Spain's new submarine 'too big for its dock'

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A submarine floats on the water's surface, as two people can be seen sitting on its vertical finImage source, Spanish Navy
Image caption,
One of Spain's current S-70s. The new submarines are a planned upgrade

An attempt to deploy a new submarine for Spain's navy has run aground again, after it emerged it cannot fit in its dock, Spanish media report.

The S-80 boat was redesigned at great expense after an earlier mistake meant it had problems floating, and it was lengthened to correct the issue.

Spanish newspaper El País now reports that after the changes, the docks at Cartagena can no longer fit the vessel.

The cost for each has almost doubled, the newspaper said.

It estimated that the cost of each S-80 "Plus" submarine would now be close to €1bn (£900m).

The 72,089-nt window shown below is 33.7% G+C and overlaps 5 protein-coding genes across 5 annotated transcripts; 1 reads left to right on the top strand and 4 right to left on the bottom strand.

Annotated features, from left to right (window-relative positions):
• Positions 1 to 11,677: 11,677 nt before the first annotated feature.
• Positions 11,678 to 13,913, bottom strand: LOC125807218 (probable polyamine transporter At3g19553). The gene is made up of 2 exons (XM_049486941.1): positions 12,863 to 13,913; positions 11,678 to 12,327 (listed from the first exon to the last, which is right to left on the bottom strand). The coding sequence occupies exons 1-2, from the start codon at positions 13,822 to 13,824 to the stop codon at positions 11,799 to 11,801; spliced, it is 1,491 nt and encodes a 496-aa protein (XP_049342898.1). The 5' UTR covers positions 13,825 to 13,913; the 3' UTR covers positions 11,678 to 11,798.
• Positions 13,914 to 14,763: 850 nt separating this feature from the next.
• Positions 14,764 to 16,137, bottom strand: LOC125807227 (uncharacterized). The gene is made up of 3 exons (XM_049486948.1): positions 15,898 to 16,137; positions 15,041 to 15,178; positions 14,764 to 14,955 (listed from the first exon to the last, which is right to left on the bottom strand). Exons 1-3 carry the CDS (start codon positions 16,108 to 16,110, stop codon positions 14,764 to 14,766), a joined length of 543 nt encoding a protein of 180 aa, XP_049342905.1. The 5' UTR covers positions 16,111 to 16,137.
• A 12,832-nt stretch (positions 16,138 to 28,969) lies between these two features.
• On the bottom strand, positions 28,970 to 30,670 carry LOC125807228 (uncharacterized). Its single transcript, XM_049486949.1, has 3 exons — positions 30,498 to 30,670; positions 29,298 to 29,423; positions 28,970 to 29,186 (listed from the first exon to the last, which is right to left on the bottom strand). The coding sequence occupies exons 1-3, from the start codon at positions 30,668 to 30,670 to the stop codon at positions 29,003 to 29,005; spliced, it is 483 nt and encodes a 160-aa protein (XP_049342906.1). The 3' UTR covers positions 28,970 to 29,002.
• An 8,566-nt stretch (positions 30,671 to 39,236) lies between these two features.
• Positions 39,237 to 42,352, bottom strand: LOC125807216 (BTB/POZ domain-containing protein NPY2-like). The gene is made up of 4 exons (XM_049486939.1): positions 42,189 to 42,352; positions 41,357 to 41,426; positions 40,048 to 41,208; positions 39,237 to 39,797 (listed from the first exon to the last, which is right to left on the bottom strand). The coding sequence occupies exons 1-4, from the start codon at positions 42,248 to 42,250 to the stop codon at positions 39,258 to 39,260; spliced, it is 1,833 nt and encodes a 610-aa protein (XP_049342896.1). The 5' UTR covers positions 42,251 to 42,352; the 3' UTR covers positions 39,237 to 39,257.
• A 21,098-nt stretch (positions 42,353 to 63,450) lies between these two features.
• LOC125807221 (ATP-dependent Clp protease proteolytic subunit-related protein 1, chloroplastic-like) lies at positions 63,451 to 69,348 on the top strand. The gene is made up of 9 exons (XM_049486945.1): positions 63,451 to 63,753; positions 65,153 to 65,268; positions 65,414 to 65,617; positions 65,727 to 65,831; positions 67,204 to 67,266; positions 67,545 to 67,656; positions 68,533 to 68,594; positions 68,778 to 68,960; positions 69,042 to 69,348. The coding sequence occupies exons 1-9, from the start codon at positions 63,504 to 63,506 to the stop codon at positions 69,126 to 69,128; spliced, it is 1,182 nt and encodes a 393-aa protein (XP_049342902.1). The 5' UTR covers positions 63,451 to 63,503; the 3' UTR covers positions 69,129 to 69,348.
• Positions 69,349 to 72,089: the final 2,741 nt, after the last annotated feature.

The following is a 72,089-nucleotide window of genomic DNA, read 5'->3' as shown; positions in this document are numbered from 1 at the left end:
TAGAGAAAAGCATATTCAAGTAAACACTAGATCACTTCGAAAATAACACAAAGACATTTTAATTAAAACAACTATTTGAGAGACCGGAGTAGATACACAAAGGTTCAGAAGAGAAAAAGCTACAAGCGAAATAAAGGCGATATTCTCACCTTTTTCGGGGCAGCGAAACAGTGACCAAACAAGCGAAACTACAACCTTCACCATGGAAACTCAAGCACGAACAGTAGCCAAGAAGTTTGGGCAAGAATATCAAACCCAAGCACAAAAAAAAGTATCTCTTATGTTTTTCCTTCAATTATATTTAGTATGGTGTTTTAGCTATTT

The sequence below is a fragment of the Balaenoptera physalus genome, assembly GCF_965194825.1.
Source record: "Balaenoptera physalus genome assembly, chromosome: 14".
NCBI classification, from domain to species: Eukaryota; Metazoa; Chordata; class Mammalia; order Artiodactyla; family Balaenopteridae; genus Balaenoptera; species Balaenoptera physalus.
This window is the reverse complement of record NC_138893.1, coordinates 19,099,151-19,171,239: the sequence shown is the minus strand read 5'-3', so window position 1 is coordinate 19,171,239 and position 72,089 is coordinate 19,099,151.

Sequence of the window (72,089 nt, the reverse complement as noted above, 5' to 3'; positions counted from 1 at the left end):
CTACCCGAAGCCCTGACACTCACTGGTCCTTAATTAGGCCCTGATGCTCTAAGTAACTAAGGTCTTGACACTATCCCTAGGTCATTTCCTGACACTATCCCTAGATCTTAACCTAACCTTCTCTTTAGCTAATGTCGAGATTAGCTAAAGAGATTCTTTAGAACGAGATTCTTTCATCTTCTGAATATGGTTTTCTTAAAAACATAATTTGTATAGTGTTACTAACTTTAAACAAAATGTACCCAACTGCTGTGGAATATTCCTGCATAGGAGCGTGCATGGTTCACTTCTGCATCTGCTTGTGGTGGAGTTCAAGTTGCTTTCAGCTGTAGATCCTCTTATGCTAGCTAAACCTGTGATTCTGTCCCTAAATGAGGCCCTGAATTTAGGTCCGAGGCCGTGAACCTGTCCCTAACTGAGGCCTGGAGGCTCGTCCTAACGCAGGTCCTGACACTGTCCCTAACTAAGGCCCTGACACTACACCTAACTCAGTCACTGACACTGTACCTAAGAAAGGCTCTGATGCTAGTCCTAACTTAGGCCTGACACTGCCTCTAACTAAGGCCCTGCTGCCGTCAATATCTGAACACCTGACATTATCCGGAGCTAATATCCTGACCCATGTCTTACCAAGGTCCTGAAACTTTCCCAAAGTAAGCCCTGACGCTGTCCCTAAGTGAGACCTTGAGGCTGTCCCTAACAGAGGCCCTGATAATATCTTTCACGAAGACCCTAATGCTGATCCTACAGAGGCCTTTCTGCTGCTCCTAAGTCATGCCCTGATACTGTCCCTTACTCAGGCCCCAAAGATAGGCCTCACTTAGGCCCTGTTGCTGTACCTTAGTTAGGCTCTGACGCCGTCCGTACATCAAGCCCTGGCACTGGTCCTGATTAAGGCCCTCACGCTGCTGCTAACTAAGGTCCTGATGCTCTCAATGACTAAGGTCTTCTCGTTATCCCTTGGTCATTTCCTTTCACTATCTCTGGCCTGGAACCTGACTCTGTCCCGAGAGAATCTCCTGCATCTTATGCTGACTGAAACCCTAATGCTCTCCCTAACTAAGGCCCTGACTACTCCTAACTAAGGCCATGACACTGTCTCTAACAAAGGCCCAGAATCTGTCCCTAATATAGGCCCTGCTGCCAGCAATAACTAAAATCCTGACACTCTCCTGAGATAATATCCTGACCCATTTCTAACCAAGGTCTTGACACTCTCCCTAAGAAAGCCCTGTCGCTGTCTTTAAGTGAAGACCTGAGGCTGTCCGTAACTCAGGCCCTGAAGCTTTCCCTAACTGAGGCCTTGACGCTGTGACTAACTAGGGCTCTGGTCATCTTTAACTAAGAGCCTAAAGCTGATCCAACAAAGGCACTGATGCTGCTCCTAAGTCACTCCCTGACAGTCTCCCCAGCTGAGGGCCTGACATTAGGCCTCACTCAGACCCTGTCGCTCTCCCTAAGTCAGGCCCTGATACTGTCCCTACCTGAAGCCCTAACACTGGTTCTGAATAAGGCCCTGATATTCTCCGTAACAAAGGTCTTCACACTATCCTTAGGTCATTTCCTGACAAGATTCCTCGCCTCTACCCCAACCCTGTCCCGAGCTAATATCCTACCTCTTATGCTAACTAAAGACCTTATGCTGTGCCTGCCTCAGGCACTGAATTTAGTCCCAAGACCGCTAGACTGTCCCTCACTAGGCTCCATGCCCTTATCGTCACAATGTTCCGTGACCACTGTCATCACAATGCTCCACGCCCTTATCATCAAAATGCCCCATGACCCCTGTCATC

The original problem with the submarine dates back to 2013, when it was discovered that it was about 100 tons heavier than it needed to be.

That caused a problem for its buoyancy - so it could submerge, but might not come back up again.

A former Spanish official told the Associated Press at the time that someone had put a decimal point in the wrong place, and "nobody paid attention to review the calculations".

That mistake cost a reported €14m while engineers and consultants figured out that buoyancy could be improved by lengthening the boat.

The original design from state-owned defence company Navantia was for a 71m, 2,200-ton displacement vessel.

Now, the S-80 Plus is an 81m, 3,000-ton boat.

As a result, the base at Cartagena will have to be dredged and reshaped to accommodate the now-floating longer vessel, the El País report said.

Spain's Defence Minister Margarita Robles, speaking on Spanish radio, admitted that "there have been deficiencies in the project".

She insisted that "they are already corrected and that the project is absolutely viable".